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Give me your old wive's tales about dental health, please.
June 4, 2012 9:20 AM   Subscribe

Please share your wingnut advice about healthy teeth and gums.

I'm so good to my teeth. I floss, I brush, I use fluoride rinse, I'm addicted to Gum soft-picks, I don't drink soda, I rarely eat potato chips, I go to the dentist every six months. Yet my gums are receding and I still need to get fillings all the freaking time.

I'm doing -- and am going to continue to do -- all the conventional stuff for good dental health, but I'm wondering if there are any less-standard things I could be doing. Do you have any oral hygiene tips that are less well-known?

Should I massage my gums with birch leaves? Did your grandmother carry a nail in her pocket to keep cavities away? Anecdotes are very welcome.
posted by The corpse in the library to Health & Fitness (32 answers total) 24 users marked this as a favorite
 
For awhile I was rinsing with diluted hydrogen peroxide after brushing and flossing; the dentist was impressed with the results but I quit doing it because the aftertaste of H202 was so nasty I had to brush my teeth again all over and it got tedious.
posted by The otter lady at 9:22 AM on June 4, 2012 [1 favorite]


Genetics have not been good to my teeth either. Two things have helped out quite a bit: using an electric toothbrush (I use a low-end Braun) and going to the dentist every 3-4 months for professional cleaning and evaluation.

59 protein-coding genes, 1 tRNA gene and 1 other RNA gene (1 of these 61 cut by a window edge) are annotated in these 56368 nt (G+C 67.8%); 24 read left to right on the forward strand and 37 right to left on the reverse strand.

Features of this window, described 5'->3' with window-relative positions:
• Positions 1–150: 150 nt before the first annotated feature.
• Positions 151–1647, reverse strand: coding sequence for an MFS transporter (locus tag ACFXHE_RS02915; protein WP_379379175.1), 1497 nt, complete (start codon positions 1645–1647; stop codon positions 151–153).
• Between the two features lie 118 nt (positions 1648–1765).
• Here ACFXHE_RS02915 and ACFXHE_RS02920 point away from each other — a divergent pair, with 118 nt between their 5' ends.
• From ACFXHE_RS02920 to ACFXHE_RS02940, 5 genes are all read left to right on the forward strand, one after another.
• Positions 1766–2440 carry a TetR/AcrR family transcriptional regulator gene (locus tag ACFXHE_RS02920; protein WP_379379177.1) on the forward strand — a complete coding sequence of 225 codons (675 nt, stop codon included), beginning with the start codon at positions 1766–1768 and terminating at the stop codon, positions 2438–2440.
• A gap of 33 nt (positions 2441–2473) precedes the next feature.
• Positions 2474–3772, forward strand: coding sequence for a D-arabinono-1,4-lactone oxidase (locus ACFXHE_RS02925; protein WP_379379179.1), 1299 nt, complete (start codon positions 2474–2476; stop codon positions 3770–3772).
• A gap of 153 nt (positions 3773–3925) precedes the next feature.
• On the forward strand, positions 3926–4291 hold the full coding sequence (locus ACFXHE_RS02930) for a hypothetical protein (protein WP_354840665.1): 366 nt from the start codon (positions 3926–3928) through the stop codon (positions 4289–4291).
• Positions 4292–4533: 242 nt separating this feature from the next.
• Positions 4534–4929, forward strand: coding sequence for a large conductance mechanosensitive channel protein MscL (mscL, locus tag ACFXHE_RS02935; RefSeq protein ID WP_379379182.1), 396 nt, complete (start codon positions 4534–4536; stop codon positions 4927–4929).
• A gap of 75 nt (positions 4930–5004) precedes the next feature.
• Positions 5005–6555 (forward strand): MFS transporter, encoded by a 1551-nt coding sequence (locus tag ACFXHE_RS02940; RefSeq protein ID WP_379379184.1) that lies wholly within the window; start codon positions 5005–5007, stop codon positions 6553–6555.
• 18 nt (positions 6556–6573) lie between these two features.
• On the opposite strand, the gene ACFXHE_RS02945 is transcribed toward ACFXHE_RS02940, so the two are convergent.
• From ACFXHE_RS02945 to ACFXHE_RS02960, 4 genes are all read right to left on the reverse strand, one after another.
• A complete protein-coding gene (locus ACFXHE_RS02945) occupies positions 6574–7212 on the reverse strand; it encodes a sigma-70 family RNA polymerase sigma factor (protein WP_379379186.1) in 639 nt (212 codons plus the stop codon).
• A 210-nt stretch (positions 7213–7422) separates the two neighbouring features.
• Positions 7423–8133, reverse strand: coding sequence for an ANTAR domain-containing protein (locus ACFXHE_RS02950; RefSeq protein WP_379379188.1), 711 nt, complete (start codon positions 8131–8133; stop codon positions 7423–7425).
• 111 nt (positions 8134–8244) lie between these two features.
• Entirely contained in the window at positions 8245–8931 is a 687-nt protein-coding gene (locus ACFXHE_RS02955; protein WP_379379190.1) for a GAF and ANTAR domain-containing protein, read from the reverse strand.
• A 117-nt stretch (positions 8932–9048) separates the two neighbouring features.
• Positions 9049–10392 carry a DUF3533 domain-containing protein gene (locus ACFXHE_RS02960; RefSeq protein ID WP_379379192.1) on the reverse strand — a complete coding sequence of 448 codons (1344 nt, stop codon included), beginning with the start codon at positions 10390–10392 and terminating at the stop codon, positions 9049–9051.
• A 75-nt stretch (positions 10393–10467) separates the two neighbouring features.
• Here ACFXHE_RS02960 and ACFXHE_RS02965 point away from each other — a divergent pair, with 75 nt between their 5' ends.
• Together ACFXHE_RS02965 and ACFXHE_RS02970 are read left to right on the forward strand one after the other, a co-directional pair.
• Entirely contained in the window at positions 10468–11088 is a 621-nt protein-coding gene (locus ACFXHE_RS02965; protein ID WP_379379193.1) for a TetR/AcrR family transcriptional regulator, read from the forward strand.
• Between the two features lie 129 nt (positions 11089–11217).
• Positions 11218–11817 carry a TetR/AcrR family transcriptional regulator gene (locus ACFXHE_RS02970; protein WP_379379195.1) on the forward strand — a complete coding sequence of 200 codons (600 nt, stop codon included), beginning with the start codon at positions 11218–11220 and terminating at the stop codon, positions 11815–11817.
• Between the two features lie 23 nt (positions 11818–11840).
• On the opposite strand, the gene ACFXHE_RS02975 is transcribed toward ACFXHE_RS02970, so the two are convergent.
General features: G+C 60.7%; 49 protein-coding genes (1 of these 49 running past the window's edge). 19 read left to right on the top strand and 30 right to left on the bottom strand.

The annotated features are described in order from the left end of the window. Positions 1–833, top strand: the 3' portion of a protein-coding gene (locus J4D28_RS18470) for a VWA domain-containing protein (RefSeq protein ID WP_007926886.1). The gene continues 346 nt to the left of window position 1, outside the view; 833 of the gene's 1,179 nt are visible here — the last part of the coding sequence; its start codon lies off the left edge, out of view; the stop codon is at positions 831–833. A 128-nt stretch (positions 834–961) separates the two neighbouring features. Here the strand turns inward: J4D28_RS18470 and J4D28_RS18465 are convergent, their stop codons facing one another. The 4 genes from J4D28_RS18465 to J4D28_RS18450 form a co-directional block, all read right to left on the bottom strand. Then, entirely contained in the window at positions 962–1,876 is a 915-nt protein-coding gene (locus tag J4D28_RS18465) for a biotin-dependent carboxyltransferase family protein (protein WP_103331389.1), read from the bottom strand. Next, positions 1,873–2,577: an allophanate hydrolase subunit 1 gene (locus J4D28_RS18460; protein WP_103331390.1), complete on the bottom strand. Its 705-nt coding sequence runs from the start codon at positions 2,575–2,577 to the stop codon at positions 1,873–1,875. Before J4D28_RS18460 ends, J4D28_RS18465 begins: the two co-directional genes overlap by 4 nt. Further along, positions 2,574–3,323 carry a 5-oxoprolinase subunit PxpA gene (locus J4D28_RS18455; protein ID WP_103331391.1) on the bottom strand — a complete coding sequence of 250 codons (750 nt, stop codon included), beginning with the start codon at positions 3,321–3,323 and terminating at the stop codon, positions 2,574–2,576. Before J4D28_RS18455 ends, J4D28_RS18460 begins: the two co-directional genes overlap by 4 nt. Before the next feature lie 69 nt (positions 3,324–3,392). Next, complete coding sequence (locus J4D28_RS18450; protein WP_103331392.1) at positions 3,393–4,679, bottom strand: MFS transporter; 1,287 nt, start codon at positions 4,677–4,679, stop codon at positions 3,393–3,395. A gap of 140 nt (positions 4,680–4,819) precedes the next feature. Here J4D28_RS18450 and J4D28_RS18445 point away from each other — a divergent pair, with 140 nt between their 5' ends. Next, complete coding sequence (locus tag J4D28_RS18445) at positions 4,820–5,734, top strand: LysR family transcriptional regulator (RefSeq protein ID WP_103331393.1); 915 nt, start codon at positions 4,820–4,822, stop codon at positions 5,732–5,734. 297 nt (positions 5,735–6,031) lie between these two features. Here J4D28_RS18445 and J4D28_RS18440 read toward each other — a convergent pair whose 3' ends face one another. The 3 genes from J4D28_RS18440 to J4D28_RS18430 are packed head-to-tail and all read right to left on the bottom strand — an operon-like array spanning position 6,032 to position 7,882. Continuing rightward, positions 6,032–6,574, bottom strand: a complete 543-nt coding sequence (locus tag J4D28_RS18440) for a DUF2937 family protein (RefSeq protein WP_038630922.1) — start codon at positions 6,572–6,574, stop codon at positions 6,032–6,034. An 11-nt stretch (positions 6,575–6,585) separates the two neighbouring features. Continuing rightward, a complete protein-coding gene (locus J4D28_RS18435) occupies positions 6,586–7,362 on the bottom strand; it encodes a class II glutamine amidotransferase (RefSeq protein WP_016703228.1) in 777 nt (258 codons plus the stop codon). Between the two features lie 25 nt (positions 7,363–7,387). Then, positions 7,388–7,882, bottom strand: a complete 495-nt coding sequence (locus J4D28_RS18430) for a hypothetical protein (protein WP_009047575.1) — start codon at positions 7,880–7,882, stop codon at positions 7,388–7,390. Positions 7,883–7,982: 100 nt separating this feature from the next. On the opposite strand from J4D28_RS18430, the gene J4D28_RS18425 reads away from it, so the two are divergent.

posted by exogenous at 9:25 AM on June 4, 2012 [1 favorite]


You could possibly be brushing too hard? TBH most of these issues are apparently genetic.
posted by elizardbits at 9:26 AM on June 4, 2012


Genetically my teeth should be terrible. My mom took flouride in tablets when she was pregnant with me, I also got flouride treatments every 6 months (GAK! Is that nasty tasting stuff!)

I've never had a cavity worth discussing.

I don't know how to go back in time and solve your problem, but if you have kids, I'm thinking flouride is amazing stuff.
posted by Ruthless Bunny at 9:27 AM on June 4, 2012


Use an "Extra Soft" toothbrush (not just "Soft!") like these Perio ones or these by Colgate, and brush very gently. They're amazing.
posted by argonauta at 9:28 AM on June 4, 2012


Yea, genetics. But I have to say, irrigating the gums is a thing I never saw the benefits of until I, like, did it. AMAZING what comes out of your gums, even after you floss. My dentist is very gung-ho about it.

Water Piks with a chamber are a little awkward; I really like my sink-attached one for an endless supply of water at just the right pressure and completely adjustable temperature.
posted by peachfuzz at 9:29 AM on June 4, 2012 [2 favorites]


I think some of this has to be chalked up to genetics. My middle aged dentist flosses twice a day and does everything one could do to prevent cavities, and even she has a few crowns that needed to be put in.